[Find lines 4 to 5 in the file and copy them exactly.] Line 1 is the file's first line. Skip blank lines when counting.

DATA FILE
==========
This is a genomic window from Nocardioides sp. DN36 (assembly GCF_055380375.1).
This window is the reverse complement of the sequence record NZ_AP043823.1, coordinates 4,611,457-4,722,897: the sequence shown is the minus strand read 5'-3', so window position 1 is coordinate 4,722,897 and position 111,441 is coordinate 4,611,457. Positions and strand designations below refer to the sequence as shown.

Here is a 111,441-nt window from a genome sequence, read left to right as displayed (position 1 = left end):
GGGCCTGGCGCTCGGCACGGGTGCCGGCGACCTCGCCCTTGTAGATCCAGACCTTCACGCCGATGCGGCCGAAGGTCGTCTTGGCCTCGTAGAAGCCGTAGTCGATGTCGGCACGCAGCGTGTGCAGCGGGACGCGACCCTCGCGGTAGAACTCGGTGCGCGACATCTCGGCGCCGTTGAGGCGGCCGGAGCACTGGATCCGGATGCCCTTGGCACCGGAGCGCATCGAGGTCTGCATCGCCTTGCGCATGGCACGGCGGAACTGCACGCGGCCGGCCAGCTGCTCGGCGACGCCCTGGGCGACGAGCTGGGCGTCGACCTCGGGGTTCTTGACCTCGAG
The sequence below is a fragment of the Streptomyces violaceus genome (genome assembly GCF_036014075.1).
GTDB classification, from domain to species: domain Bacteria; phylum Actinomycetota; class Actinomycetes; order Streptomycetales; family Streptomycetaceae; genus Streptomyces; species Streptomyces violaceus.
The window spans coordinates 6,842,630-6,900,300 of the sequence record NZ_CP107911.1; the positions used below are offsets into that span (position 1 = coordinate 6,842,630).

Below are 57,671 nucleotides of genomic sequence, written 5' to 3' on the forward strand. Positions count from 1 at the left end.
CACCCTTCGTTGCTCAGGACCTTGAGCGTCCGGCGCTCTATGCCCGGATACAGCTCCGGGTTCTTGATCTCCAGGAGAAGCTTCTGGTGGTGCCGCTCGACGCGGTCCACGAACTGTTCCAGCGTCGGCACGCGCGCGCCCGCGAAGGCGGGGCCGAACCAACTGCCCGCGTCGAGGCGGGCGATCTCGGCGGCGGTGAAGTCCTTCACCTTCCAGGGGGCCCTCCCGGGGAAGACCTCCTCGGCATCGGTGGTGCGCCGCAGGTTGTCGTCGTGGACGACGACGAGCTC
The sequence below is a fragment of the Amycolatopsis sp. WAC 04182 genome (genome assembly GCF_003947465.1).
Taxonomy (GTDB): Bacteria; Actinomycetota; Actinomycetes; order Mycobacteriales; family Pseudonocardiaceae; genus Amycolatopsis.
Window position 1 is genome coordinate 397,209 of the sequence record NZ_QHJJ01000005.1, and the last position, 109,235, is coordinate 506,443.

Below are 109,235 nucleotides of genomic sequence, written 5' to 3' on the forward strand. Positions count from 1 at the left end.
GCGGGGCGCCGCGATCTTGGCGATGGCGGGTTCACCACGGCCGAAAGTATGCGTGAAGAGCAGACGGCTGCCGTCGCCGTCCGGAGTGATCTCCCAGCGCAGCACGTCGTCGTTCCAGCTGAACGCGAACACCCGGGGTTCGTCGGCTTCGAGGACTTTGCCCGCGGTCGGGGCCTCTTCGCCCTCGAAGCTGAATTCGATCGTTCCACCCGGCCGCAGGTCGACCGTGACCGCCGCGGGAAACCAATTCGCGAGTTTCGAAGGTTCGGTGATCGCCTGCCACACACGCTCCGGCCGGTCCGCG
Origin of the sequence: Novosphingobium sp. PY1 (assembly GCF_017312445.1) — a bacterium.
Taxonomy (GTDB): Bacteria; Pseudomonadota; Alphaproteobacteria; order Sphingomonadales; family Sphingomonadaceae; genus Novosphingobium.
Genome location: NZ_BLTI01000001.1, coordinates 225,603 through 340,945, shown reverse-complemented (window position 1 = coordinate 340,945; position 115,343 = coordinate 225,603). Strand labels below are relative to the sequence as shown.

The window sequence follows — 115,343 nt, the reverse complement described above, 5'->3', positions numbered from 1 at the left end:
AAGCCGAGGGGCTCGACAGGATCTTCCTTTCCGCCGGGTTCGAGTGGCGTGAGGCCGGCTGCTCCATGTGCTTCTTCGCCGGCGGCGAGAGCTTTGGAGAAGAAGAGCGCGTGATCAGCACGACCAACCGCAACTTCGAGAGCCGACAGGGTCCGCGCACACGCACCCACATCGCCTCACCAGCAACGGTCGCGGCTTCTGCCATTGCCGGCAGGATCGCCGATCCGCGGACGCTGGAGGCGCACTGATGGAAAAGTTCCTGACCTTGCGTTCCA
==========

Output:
GGGCCTGGCGCTCGGCACGGGTGCCGGCGACCTCGCCCTTGTAGATCCAGACCTTCACGCCGATGCGGCCGAAGGTCGTCTTGGCCTCGTAGAAGCCGTAGTCGATGTCGGCACGCAGCGTGTGCAGCGGGACGCGACCCTCGCGGTAGAACTCGGTGCGCGACATCTCGGCGCCGTTGAGGCGGCCGGAGCACTGGATCCGGATGCCCTTGGCACCGGAGCGCATCGAGGTCTGCATCGCCTTGCGCATGGCACGGCGGAACTGCACGCGGCCGGCCAGCTGCTCGGCGACGCCCTGGGCGACGAGCTGGGCGTCGACCTCGGGGTTCTTGACCTCGAG
The sequence below is a fragment of the Streptomyces violaceus genome (genome assembly GCF_036014075.1).